You don’t need a lot of guff to make your outfit look interesting. The minimalist dress code isn’t difficult to master, however, it is an important one. Follow these 5 tips and soon you’ll become the master.
Words: James Tissiman
Firstly, colour blocking is paramount for minimalist attire. You must know your colours if you’re going to do it well, but if not then simply stick to a monochromatic colour pallet. For example, this winter, try to wear a simple white shirt under a black jumper, paired with black trousers. The look is smart, yet casual and superbly simple. On the other hand, if the sound of all that black is making you depressed then I suggest you incorporate some colour through your shirt, socks or shoes, but please no print.
Which brings me nicely on to the second tip; print. There should be no busy prints on a minimalist outfit – anything too bold or colourful will seem too hectic. However, if you must add some print, please let that print be almost microscopic and sparsely distributed.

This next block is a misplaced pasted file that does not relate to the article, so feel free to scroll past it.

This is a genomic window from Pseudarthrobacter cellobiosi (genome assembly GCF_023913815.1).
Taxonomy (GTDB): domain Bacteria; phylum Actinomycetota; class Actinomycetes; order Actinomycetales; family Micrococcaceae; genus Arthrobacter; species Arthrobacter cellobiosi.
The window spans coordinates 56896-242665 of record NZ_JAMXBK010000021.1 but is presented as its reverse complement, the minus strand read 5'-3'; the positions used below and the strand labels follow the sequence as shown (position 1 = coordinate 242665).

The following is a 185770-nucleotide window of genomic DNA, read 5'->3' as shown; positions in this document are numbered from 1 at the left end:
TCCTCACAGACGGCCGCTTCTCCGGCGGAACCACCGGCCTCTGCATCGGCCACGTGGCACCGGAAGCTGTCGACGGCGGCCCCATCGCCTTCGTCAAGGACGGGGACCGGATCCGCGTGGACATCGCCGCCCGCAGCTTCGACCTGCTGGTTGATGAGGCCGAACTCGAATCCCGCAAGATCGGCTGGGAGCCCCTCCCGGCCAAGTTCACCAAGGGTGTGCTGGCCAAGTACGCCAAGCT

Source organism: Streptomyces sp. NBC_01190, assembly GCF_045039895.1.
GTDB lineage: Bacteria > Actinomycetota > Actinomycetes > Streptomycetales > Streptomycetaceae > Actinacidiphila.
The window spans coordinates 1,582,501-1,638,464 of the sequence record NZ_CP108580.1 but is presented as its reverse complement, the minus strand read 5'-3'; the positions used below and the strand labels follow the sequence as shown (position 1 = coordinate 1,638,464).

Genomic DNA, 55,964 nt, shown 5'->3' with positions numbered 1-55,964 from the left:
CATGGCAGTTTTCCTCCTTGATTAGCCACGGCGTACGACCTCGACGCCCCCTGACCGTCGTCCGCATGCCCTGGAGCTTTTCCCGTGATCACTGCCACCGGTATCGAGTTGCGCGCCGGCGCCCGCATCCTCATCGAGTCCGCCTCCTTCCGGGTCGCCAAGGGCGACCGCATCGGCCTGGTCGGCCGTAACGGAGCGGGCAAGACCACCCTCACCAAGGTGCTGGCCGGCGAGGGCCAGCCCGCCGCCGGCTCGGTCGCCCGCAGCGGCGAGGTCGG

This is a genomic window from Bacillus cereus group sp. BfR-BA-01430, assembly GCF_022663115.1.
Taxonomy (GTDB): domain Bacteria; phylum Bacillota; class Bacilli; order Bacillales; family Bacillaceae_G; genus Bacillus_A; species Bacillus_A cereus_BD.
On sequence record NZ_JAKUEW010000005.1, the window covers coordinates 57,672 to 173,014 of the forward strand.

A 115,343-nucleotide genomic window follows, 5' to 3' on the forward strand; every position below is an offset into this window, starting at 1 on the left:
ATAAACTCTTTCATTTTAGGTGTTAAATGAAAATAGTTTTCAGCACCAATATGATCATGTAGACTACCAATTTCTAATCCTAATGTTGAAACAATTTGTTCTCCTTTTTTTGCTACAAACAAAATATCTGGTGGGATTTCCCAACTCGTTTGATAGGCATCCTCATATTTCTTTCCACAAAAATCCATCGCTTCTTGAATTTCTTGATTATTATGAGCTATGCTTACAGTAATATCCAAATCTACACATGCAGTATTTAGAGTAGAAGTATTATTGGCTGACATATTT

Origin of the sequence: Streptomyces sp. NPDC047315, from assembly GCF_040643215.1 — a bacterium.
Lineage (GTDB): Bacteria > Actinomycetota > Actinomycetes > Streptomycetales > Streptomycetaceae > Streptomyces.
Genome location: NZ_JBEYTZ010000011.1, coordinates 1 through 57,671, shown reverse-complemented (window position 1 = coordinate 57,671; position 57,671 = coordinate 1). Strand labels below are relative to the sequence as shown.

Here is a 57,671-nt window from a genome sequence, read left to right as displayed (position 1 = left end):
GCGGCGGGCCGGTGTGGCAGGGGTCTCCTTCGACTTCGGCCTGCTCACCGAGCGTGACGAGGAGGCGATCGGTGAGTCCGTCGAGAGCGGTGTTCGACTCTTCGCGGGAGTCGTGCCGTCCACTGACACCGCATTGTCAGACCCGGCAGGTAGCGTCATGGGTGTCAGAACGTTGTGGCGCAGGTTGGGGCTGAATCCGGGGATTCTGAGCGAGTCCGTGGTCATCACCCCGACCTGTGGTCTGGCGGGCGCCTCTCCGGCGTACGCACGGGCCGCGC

Personally, whenever I think of minimalist dressing I automatically have a picture in my head of a tall man wearing a tunic, therefore, to appease my imagination might I suggest you opt for something similar? This similarity is in the form of long-line shirts and jumpers. Not only are they great for mixing up the gender stereotypes, but they also colour block and elongate the body.
Jewellery is the next subject to tackle. If you tend to shy away from accessorising then you are more than welcome to skip this step, however, if you like to don rings on your fingers and bells on your toes, listen up. Sticking to one metal is important to nailing this look and choosing jewellery that has no stones, embellishments or much detail at all. Size doesn’t necessarily matter; after all, jewellery can make an outfit really interesting. But be careful, I would choose a chunky plain ring, a bangle and a long, thin chain necklace.
And finally, the details on your clothing should be almost unnoticeable. Instead of large patch pockets, your pockets should be built into the seams; it’s all about fluidity